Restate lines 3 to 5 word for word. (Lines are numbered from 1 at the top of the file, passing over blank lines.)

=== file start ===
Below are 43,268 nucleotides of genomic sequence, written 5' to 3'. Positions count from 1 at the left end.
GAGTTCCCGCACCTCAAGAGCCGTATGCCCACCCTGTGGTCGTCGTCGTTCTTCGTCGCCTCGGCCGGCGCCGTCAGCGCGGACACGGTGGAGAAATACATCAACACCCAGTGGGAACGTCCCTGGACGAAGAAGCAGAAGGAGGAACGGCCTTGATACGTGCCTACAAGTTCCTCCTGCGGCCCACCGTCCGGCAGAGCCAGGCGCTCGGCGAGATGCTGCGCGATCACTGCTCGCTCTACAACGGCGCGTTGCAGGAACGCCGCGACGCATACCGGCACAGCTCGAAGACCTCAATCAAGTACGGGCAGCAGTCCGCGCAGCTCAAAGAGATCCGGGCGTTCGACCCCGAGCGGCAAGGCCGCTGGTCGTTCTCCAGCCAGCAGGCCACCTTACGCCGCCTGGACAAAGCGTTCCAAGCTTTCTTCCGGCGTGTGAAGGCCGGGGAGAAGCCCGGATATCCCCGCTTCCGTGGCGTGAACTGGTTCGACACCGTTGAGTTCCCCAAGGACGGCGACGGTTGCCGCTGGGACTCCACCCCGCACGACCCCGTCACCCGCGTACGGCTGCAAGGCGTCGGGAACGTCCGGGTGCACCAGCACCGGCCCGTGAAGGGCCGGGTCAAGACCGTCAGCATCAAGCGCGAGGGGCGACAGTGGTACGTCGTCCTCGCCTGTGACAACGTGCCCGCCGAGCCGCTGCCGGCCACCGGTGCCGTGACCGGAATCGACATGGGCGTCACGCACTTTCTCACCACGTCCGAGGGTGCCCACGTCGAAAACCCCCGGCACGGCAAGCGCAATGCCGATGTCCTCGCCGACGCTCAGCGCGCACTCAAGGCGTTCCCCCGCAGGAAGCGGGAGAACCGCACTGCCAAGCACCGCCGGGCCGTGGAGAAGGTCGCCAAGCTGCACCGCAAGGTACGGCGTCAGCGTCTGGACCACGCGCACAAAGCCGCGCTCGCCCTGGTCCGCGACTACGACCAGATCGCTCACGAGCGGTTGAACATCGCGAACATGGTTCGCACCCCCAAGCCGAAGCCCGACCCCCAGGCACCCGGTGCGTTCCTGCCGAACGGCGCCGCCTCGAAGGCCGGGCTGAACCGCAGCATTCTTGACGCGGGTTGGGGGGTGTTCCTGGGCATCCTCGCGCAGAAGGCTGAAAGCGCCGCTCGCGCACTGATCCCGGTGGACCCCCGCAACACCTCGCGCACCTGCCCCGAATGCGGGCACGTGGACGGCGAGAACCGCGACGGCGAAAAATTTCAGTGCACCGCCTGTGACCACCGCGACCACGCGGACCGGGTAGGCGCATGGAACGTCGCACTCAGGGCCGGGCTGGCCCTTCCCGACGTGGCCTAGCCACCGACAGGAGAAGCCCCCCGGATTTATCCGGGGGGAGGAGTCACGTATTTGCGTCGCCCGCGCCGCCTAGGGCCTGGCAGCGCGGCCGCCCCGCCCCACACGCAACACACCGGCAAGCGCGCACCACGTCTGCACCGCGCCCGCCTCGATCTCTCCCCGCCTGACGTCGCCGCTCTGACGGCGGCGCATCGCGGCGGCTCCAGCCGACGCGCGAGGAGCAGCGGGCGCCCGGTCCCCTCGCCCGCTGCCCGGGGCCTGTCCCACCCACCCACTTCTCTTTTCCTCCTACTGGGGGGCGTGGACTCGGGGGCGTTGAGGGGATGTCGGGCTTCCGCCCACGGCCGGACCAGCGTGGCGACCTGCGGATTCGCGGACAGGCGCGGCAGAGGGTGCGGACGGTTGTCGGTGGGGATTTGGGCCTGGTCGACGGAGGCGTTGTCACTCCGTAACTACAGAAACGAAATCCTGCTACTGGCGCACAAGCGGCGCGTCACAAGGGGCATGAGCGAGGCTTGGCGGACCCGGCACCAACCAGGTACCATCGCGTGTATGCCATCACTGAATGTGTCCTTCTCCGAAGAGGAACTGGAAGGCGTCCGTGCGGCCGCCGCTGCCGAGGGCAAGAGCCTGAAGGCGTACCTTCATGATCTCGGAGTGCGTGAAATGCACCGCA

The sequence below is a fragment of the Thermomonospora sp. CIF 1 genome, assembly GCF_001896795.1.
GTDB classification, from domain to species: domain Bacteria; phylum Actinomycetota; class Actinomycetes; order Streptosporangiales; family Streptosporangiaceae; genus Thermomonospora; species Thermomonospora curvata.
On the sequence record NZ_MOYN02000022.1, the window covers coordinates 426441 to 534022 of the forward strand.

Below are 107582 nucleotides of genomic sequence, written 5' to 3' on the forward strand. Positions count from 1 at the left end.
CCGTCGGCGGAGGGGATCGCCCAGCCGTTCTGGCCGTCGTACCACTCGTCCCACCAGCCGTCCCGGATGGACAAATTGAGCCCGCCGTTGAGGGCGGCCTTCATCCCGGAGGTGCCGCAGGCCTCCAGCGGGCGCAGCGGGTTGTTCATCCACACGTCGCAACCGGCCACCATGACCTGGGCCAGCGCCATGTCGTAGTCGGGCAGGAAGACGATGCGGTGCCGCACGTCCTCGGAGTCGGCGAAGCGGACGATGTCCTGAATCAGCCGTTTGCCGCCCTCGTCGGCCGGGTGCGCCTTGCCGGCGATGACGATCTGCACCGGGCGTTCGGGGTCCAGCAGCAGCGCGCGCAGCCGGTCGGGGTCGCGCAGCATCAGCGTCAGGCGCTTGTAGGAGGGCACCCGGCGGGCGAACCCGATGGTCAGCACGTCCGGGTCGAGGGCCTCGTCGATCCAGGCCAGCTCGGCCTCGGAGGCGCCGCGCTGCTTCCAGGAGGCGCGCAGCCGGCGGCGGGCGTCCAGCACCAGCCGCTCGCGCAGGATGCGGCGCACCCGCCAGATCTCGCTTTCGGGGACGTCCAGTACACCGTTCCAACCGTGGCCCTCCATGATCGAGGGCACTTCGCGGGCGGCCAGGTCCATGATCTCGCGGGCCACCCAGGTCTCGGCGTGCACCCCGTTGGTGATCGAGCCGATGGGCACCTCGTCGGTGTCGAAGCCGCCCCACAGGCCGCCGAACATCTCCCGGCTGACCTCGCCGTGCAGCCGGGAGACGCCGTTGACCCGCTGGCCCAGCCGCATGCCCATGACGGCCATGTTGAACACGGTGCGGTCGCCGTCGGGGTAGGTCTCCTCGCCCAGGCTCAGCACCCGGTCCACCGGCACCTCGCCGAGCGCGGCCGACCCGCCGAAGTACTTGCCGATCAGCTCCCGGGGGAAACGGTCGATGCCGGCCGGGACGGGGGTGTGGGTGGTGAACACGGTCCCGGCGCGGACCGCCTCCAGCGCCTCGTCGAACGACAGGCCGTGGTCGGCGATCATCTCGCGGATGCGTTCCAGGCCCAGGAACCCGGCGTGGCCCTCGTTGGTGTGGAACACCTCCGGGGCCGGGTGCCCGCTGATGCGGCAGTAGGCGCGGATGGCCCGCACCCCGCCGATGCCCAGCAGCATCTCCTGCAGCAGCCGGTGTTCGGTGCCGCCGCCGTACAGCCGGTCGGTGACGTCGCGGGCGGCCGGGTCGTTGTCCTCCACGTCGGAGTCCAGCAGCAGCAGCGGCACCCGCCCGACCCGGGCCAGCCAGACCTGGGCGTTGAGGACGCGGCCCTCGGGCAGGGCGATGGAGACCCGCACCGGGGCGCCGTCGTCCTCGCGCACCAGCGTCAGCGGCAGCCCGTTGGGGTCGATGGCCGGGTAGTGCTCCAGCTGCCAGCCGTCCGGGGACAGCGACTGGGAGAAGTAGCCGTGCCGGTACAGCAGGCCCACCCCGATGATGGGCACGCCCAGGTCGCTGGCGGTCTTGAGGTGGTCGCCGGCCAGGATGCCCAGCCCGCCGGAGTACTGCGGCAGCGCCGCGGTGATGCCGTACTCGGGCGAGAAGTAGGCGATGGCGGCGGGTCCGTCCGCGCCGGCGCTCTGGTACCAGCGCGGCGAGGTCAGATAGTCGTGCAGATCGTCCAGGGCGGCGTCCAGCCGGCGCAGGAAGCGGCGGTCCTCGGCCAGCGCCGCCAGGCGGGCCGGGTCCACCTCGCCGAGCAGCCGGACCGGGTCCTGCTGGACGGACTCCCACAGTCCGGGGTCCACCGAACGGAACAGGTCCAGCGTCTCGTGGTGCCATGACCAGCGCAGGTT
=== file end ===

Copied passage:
The sequence below is a fragment of the Thermomonospora sp. CIF 1 genome, assembly GCF_001896795.1.
GTDB classification, from domain to species: domain Bacteria; phylum Actinomycetota; class Actinomycetes; order Streptosporangiales; family Streptosporangiaceae; genus Thermomonospora; species Thermomonospora curvata.
On the sequence record NZ_MOYN02000022.1, the window covers coordinates 426441 to 534022 of the forward strand.